The Vanishing Horizon (4 stars)

Idle Motion stick to their winning formula

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This article is from 2010.

The Vanishing Horizon

Did someone accuse Idle Motion of being one-hit wonders? Because as if in response to such an accusation, the company has recreated the success of its 2009 smash Borges and I with near-scientific precision. Recreated, that is, as opposed to surpassed.

Make no mistake, The Vanishing Horizon is still one of the most compelling shows you’re likely to see at this year’s Fringe: an exquisite weaving-together of music, text, movement and design in which each element supports and bolsters every other. But the pattern of the weave remains exactly the same as for Borges and I: suitcases replace books, pioneering aviatrixes replace Jorge Luis Borges and the heartache of an absent parent replaces that of impending sight loss, but the proportions remain comfortably unchanged.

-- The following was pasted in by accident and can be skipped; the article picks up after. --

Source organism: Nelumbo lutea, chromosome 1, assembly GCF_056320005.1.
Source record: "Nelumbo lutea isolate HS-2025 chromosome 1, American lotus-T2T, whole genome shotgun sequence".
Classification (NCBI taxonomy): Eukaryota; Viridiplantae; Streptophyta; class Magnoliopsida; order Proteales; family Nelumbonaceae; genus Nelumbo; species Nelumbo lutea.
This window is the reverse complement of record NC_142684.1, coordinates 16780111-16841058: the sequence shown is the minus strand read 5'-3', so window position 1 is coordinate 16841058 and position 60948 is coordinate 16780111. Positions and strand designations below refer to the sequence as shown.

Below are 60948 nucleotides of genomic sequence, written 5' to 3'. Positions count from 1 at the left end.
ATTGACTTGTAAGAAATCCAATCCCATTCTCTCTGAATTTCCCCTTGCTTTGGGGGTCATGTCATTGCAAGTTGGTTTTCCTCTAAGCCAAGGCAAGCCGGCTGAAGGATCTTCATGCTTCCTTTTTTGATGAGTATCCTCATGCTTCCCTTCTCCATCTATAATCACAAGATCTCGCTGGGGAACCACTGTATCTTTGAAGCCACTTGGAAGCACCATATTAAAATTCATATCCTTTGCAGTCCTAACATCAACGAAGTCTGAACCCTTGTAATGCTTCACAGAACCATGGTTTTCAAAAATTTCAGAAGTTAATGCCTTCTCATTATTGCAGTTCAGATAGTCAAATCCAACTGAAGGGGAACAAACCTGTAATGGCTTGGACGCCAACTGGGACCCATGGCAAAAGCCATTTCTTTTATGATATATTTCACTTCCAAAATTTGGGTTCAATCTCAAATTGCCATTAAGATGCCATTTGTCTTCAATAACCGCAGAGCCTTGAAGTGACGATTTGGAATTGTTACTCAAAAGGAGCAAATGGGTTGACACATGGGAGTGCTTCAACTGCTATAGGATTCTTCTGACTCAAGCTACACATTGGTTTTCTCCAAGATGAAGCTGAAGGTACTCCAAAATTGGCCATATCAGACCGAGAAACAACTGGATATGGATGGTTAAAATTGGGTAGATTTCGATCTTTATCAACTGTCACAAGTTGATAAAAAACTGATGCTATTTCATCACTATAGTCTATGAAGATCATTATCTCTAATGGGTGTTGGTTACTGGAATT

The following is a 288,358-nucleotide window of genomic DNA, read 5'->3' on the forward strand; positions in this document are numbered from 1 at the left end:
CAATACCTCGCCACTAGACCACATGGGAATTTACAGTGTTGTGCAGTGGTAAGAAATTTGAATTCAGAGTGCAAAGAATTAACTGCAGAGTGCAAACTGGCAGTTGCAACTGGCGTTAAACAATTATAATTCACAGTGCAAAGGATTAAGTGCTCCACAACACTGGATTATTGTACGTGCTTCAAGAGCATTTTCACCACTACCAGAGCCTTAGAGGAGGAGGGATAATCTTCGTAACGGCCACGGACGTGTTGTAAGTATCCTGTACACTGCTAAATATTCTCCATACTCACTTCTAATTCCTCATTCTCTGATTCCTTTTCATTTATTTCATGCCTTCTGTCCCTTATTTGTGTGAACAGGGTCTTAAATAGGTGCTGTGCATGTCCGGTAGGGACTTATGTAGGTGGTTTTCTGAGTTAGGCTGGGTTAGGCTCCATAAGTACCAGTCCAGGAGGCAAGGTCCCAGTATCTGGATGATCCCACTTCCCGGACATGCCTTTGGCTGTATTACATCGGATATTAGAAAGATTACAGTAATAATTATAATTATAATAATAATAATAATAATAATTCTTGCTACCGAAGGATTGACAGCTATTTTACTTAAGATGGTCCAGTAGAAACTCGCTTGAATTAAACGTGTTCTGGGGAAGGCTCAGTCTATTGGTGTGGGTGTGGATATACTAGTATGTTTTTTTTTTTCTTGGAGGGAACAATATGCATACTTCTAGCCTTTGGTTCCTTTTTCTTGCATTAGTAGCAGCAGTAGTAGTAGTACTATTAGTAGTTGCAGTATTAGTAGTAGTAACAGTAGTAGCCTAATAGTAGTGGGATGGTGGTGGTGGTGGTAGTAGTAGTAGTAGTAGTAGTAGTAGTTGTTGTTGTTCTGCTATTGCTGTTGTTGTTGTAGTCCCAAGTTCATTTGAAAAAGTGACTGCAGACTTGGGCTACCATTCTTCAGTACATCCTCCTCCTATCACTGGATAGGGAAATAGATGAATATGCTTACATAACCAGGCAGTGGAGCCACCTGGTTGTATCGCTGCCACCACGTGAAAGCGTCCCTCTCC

Perhaps there’s nothing wrong with sticking to a winning formula, and winning this formula certainly is: the luggage-based set pieces alone are so delightfully innovative that some spark spontaneous applause when deployed. Surely, though, innovation of this calibre could be put to better use than reliving past successes.

The Zoo, 662 6892, until 27 Aug (not 24), 6pm, £8 (£6).

This article is from 2010.

The Vanishing Horizon

  • 4 stars

'If you must leave a place that you have lived in and loved and where all your yesterdays are buried deep - leave it any way except a slow way - leave it the fastest way you can' (Beryl Markham). Total Theatre Award-nominated Idle Motion trace aviation of past and present. Using luggage, maps and paper airplanes they…

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